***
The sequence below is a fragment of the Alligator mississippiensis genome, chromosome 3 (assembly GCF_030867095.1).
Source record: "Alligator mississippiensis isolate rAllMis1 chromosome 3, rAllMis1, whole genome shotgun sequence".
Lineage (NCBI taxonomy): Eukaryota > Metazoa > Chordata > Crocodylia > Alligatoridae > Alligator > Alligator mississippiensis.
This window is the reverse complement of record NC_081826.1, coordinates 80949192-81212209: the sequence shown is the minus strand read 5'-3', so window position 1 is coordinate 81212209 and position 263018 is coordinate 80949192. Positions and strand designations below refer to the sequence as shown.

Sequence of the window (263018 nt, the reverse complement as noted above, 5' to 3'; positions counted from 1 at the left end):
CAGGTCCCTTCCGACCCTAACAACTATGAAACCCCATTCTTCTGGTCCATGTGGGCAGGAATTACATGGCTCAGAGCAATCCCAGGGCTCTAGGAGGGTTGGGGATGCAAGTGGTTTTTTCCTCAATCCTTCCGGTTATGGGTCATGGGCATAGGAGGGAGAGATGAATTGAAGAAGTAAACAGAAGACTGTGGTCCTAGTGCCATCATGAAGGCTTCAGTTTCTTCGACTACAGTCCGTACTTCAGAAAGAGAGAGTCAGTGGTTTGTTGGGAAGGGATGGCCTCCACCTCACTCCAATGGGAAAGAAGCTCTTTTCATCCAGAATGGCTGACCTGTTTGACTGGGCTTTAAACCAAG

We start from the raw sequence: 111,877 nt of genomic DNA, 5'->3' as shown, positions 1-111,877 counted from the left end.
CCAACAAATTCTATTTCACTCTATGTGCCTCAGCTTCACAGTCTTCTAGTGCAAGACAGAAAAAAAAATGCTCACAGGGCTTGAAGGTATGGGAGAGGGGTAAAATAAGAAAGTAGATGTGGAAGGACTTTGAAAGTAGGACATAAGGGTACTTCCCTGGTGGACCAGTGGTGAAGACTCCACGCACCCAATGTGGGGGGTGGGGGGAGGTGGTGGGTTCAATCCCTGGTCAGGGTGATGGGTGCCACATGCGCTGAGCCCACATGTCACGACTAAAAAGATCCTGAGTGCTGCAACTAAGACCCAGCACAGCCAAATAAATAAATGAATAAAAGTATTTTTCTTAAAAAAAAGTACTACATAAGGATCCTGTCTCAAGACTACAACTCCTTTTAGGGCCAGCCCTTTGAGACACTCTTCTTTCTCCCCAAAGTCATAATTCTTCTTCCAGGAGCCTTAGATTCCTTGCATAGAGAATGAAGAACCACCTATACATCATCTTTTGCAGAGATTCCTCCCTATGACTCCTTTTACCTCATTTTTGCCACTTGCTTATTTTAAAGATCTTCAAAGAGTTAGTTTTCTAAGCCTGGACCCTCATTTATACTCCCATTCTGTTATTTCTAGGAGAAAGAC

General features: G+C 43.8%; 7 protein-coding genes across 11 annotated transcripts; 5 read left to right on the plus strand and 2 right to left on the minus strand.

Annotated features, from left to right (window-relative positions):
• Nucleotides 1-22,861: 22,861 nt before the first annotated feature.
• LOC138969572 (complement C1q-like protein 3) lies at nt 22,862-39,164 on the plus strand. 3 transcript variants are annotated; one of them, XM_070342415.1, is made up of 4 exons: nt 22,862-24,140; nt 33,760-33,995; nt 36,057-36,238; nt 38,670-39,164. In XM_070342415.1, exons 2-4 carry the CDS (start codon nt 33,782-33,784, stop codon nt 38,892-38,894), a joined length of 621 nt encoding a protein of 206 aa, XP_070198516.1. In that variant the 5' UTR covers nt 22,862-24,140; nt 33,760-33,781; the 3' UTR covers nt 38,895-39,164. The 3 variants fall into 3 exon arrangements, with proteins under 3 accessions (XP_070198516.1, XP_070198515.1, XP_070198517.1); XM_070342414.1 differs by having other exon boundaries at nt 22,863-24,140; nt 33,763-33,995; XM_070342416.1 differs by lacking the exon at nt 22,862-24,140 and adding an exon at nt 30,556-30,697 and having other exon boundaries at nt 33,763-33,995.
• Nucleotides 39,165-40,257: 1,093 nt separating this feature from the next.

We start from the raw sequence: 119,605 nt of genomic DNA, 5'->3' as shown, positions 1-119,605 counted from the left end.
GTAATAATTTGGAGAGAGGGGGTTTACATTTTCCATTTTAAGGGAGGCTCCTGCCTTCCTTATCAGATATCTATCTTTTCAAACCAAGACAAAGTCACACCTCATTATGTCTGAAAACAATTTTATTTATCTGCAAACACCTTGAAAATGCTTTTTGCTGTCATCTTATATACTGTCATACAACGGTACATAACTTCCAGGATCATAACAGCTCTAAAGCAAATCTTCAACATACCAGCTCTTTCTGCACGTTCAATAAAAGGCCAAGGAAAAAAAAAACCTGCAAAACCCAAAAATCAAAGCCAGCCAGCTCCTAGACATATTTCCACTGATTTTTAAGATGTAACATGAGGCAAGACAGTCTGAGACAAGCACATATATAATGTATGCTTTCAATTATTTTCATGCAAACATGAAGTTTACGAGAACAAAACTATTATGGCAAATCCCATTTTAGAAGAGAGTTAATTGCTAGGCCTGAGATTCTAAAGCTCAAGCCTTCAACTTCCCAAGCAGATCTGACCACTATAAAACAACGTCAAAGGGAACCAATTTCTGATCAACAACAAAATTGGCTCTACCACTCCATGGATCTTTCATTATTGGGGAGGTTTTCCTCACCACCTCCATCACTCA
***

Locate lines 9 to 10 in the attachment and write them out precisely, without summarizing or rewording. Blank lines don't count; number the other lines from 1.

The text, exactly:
General features: G+C 43.8%; 7 protein-coding genes across 11 annotated transcripts; 5 read left to right on the plus strand and 2 right to left on the minus strand.

Annotated features, from left to right (window-relative positions):